Changing their name may be an important step a transgender or nonbinary person takes to embrace their identity.

But doing so is seldom easy and can create even more problems — particularly for your finances — after the fact, according to a recent white paper published by J.P. Morgan Wealth Management. Even if you get through the lengthy and complicated process to legally change your name, there are often more hurdles ahead.

“You have a new name that doesn’t match your driver’s license, or the name on your lease for your apartment, or the name on your credit cards, so it becomes an issue where these [financial] institutions think that we’re fraudulent,” Leo Aquino, a personal finance journalist and educator who founded Queer and Trans Wealth, tells CNBC Make It. “You’re automatically sort of looked at as…a person who’s trying to get one over on us, which is simply not true.”

Trans and nonbinary people may face additional challenges than those changing their name for other reasons.

“There are clear processes for updating the change of last name because of marriage and divorce — our legal system is built to support those changes,” Shelby Anderson, executive director of wealth planning and advice at J.P. Morgan Wealth Management, tells CNBC Make It. “But the U.S. has been slow to develop [policies] to address other changes, like [gender] identity and first names.”

Trans Americans are already more likely than their cisgender peers to face financial problems like unemployment and homelessness. But even those who are otherwise doing OK financially can run into major issues just by changing their name.

The effects of changing your name

Anyone who tries to open a new bank account or apply for a credit card with a name that doesn’t match the one on their government-issued ID will run into difficulty. But for trans people, getting both government-issued documents and financial documents like a credit report to match their chosen names can be an overwhelming, if not impossible, process.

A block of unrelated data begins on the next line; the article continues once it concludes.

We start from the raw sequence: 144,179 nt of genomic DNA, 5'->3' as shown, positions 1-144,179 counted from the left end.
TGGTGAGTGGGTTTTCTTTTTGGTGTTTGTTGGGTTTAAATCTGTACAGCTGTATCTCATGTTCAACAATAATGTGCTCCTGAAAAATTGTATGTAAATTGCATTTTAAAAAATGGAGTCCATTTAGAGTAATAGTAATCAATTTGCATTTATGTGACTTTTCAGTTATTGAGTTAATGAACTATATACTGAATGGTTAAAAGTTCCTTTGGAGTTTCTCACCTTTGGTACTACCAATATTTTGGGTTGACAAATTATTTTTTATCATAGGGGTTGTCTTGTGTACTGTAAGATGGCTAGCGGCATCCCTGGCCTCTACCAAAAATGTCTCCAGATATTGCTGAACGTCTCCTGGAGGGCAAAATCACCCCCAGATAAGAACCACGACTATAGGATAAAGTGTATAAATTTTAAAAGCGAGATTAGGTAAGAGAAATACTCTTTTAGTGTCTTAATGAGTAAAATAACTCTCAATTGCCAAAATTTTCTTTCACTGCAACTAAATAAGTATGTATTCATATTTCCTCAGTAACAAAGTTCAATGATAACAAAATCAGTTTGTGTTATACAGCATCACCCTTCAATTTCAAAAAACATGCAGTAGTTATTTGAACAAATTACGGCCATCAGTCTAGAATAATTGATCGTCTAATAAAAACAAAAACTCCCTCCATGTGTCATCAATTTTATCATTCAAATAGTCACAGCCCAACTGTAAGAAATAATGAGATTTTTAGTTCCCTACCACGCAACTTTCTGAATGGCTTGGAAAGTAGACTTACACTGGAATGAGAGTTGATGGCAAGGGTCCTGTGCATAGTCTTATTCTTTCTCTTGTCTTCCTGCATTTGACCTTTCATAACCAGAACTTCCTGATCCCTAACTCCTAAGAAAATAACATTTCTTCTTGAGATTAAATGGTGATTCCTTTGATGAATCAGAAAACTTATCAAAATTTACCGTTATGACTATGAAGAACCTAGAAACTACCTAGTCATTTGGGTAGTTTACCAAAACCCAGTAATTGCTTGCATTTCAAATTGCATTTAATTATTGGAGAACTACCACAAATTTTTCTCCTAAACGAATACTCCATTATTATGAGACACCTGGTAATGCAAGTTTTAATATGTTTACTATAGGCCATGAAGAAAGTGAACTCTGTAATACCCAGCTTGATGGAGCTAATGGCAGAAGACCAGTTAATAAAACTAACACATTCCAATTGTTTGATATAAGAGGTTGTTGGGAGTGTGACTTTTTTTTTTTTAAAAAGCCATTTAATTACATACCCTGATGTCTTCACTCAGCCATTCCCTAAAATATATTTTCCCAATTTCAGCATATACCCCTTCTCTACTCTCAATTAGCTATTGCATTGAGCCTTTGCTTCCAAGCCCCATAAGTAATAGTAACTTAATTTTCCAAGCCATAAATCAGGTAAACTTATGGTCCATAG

“Because of procedural complexity and expense, hundreds of thousands of transgender persons in the U.S. do not have a single piece of official identification…that correctly identifies their gender identity or chosen name,” according to the J.P. Morgan white paper. Those documents can include a birth certificate, passport, driver’s license or Social Security card.

Inaccurate credit reports are part of the reason finances can be complicated for trans people after a name change. Credit reports using deadnames — former names that individuals no longer use — are common and can result in credit discrimination against trans people, J.P. Morgan says.

When anyone changes their name, first or last, they need to contact all three credit reporting bureaus — Equifax, TransUnion and Experian — to report the change and go through each agency’s individual process. Because the agencies have more experience and established policies for name changes related to marriage, those tend to go more smoothly.

But changing your name due to a gender transition can wind up giving you a whole new credit history, according to Experian

‘The solution…is not really a solution’

Aquino, who has been through the name change process himself, says the burden falls on the trans or nonbinary person to make sure their credit history accurately follows them. He ran into issues when he was applying for an apartment lease shortly after his legal name change went through because his credit history hadn’t fully transferred over, he says.

“[Off] the bat, they’re like, ‘We don’t know you, you don’t have a credit history,’ and ‘How can we prove that you are someone who has been able to make rent payments consistently on time, if it’s under a different name?'” he says. “The solution [for] most of us is you have to be extra organized, extra on top of it, which is not really a solution.”